|Location:||Off U.S. 11 and I-59, 56 km south of Chattanooga, Tennessee.|
All year Mon-Sat 8:30-17, Sun 13-17, last tour 16.
Closed Thanksgiving and 25-DEC.
Looking Glass Tour:
Adults USD 12.95, Children (4-12) USD 6.95, Children (0-3) free.
Groups (15+): Adults USD 10.95, Children (4-12) USD 5.95.
Lantern Tour: Adults USD 14.95, Children (8-12) USD 10.95, Children (0-7) not allowed.
Groups (15+): Adults USD 12.95, Children (4-12) USD 8.95.
Wild Cave Adventure (short): Per Person USD 20.
Wild Cave Adventure (long): Per Person USD 30.
|Light:||Incandescent Electric Light System|
Looking Glass Tour: D=60 min.
Lantern Tour: D=60 min.
Wild Cave Adventure (short): D=90 min.
Wild Cave Adventure (long): D=180 min.
|Address:||Sequoyah Caverns & Ellis Homestead, 1438 County Rd. 731, Valley Head, AL 35989, Tel. +1-256-635-0024, toll free (inside USA) 800-843-5098. E-mail:|
|As far as we know this information was accurate when it was published (see years in brackets), but may have changed since then.
Please check rates and details directly with the companies in question if you need more recent info.
|1890||Abner Ellis applied for the land.|
|1965||start of development by Clark Byers.|
Like in many caves of the area, indegneous Indians found shelter in Sequoyah Caverns. Hence the cave was named for the famous Cherokee Indian Sequoyah. Sequoyah invented the the only written alphabeth of the Cherokee language solely from the resources of his mind. The illiterate Indian is called a genius for he is the only man in history known to conceive an entire alphabet or syllabary.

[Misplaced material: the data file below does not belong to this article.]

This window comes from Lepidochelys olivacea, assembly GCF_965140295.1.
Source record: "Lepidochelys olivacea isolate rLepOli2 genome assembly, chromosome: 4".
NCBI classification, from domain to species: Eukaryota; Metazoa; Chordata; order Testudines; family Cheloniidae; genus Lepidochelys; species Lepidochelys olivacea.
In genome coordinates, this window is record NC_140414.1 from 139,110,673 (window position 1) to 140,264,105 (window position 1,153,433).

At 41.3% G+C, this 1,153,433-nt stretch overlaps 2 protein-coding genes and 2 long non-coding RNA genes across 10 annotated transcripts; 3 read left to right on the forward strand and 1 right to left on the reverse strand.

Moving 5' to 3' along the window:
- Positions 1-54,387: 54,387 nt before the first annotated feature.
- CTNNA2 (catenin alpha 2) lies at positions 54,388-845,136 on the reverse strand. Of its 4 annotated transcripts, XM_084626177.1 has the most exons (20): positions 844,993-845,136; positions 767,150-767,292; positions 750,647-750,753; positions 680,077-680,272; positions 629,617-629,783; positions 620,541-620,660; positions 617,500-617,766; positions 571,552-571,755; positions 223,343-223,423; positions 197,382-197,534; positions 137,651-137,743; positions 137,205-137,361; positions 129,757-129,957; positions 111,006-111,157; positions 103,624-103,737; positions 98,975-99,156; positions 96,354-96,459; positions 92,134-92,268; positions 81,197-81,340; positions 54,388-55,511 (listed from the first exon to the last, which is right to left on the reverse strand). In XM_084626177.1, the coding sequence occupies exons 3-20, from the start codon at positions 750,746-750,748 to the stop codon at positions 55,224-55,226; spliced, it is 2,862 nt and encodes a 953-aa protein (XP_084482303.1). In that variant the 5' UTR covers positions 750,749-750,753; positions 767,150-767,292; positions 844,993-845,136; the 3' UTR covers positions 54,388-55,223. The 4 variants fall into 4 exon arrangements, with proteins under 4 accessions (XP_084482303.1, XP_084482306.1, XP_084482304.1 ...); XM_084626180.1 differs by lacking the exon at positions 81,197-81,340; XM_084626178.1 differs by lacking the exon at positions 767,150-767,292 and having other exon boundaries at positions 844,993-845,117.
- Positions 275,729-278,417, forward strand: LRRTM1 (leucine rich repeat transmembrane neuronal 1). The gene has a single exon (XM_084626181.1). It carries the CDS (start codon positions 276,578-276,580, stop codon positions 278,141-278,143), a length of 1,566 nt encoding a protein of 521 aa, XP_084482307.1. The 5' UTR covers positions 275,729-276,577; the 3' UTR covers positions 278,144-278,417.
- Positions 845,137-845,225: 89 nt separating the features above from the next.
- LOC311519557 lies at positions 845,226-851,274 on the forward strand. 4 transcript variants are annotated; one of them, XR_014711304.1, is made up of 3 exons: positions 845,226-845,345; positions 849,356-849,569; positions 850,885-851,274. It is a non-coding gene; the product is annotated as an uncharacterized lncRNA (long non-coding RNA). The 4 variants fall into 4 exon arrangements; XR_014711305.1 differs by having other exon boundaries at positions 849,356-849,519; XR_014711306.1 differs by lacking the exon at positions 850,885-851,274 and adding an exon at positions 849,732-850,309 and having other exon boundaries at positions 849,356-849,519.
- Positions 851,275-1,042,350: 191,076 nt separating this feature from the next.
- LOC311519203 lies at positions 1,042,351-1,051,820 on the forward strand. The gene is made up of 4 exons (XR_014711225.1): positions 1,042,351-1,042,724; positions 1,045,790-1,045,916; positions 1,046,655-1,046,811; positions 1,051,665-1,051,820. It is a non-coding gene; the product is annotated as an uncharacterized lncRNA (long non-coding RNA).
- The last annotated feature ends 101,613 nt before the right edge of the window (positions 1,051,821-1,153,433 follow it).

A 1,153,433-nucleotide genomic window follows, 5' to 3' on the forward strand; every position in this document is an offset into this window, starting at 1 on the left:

Sequoyah was born in the town of Tuskegee in Tennessee. He had a Cherokee mother and a German father. As a young warrior he fought beside Sam Houston and Andrew Jackson against the Creek Indians in the battle of Horseshoe Bend in the War of 1812. In the early 1820's he moved to the big Cherokee town of Willstown in northern Alabama, just south of Sequoyah Cavern. While living at Willstown he finished the alphabet on which he had labored for twelve long years. Within a few months almost all the Cherokee Nation could read and write. In 1838 he walked with his people on the Trail of Tears, when the Cherokee were removed forcefully to Oklahoma. In 1843 he traveled to México, became ill and died.
In honor of his great contribution the giant Sequoia trees, Sequoia National Park in California and - of course - Sequoyah Cavern were named after him.
The Ellis familiy settled in this area immediately after the Indian removal in 1837. In 1890 Abner Ellis applied for the land according to the terms of the Homestead Act of 1862. His descendants still own the Cave and lease it out. The most famous feature of the cave are the Looking Glass Lakes, reflecting stalactites and stalagmites in their black surfaces. The imagination and creativity of the owner Clark Byers produced outstanding visual effects.